The Impact of a Formal Minimally Invasive Service on the Resident's Ability to Achieve New ACGME Guidelines for Laparoscopy

  • McFadden C
  • Cobb W
  • Lokey J
 et al. 
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Purpose: As laparoscopy continues to permeate general surgery, there is an increased need for residents to acquire advanced laparoscopic skills during a surgical training program. To underscore its importance, the Accreditation Council of Graduate Medical Education (ACGME) recently increased the requirements for laparoscopy from 34 to 60 basic cases and from 0 to 25 advanced cases. With this in mind, the purpose of this study is to assess the impact of an organized minimally invasive surgical service on the volume of advanced laparoscopic cases of a general surgery residency program. Methods: In July 2005 an independent minimally invasive surgical service, consisting of a fellowship-trained laparoscopic surgeon and 3 general surgery residents was instituted in an otherwise stable academic general surgery residency program. A retrospective review of the general resident's operative database was performed from 2001 to 2006 to assess the impact of this service on the volume of advanced laparoscopic cases of graduating chief residents. Results: In the 4 years before the initiation of the minimally invasive service, the operative volume remained flat despite a stable training program and steady population growth. In the year after the formation of the dedicated service, the mean number of advanced cases performed by the graduating chief residents more than doubled, from 17.7 cases in each of the 2 years before, to 35.6 cases, fulfilling the ACGME requirements. Conclusion: The number of advanced laparoscopic cases per resident in this otherwise stable general surgery residency program substantially increased with the incorporation of a dedicated minimally invasive service led by a fellowship-trained laparoscopic surgeon. These data suggest that the volume increases needed to satisfy ACGME requirements may only be possible by creation of such a training experience dedicated to advanced laparoscopy. © 2007 Association of Program Directors in Surgery.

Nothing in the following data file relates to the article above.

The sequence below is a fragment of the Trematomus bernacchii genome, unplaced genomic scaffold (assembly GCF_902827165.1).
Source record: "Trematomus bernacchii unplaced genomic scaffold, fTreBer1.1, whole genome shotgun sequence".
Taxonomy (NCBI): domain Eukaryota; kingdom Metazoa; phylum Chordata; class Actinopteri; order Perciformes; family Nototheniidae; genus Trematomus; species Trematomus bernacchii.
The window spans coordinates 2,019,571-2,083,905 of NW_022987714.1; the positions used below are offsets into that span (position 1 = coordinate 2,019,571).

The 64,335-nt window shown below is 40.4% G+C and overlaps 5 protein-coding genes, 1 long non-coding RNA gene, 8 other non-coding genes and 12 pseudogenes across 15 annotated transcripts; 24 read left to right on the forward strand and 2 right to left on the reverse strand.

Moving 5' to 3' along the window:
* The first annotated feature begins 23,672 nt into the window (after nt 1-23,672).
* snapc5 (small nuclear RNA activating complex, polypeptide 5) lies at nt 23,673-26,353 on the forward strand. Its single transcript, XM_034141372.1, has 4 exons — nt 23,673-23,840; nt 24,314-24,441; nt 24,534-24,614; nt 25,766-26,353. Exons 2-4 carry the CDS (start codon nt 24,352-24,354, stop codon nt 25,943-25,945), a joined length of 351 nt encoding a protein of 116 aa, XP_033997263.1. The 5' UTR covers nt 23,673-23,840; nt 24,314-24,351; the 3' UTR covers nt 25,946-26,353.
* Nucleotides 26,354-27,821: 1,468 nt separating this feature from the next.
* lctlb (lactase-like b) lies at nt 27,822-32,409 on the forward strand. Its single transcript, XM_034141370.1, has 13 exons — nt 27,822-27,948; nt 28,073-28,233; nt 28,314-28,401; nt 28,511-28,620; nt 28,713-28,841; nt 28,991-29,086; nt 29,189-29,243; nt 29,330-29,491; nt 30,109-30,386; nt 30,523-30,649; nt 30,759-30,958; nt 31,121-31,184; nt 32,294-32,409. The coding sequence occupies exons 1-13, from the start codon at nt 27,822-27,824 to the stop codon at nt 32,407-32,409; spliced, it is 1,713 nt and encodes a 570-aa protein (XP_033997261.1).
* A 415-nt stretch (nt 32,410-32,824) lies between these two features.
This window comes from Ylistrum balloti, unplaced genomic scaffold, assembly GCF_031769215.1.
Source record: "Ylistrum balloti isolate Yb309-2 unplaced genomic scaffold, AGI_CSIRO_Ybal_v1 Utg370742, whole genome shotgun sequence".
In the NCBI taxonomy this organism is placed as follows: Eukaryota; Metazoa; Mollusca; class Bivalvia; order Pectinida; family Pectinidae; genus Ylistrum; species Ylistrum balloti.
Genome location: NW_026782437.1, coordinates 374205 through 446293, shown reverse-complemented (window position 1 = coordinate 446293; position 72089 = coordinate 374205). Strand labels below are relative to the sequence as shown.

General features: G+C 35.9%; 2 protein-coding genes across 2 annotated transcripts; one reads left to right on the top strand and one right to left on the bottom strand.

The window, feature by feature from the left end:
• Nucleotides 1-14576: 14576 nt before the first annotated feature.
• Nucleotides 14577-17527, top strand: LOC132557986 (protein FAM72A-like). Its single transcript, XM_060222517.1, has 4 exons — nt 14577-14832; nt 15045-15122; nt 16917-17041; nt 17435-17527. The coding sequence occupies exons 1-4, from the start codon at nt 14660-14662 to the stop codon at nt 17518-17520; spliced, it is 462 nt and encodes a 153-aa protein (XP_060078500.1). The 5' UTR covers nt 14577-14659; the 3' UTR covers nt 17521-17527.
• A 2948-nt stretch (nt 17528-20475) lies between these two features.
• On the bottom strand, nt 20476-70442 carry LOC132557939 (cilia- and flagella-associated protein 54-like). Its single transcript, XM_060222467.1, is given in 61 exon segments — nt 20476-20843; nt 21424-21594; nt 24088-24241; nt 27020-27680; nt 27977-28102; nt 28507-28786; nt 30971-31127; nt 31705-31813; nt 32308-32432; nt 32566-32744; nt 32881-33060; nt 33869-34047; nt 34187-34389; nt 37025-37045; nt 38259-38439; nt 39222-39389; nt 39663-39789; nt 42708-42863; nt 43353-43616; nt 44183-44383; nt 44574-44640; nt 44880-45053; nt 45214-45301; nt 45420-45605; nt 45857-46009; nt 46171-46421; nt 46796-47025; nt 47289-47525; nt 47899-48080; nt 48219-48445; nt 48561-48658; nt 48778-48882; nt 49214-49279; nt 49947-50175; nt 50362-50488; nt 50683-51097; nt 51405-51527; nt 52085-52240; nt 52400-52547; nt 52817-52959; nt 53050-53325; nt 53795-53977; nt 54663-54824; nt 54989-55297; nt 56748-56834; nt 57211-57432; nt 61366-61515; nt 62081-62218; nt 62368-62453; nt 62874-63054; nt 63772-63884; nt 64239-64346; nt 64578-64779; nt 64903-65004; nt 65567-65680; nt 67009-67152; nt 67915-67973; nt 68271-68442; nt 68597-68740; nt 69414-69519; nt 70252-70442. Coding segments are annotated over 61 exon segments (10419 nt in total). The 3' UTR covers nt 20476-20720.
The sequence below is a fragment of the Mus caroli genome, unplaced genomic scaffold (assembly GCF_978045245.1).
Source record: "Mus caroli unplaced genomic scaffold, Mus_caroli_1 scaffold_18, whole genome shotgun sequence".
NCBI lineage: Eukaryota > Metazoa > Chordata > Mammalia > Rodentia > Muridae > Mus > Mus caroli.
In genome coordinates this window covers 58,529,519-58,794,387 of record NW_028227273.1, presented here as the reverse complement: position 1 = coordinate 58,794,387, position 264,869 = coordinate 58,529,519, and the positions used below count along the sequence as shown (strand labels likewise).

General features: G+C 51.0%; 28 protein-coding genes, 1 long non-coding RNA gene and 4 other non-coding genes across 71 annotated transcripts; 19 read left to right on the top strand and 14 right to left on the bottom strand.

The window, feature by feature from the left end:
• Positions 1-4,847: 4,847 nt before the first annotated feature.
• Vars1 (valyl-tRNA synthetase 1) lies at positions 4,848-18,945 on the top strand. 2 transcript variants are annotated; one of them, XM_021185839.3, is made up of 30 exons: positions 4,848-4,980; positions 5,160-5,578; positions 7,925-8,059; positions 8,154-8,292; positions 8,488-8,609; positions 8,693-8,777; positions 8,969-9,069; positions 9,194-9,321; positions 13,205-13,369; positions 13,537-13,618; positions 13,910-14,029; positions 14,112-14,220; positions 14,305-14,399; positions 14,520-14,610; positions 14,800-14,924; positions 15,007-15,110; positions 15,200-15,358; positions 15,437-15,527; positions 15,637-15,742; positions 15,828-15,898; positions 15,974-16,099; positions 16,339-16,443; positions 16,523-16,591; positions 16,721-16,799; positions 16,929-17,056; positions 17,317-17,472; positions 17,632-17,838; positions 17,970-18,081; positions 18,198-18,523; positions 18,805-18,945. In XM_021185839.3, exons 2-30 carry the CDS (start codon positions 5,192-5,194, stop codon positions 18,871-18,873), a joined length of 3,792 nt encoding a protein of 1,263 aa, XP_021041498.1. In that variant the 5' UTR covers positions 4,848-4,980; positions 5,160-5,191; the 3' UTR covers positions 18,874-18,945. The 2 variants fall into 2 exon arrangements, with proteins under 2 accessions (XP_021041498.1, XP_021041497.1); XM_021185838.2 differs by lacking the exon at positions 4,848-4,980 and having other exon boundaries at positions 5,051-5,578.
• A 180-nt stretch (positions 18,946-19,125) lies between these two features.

Author-supplied keywords

  • Patient Care
  • Practice Based Learning and Improvement
  • Systems Based Practice

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  • Cedrek L. McFadden

  • William S. Cobb

  • Jonathan S. Lokey

  • David L. Cull

  • Dane E. Smith

  • Spence M. Taylor

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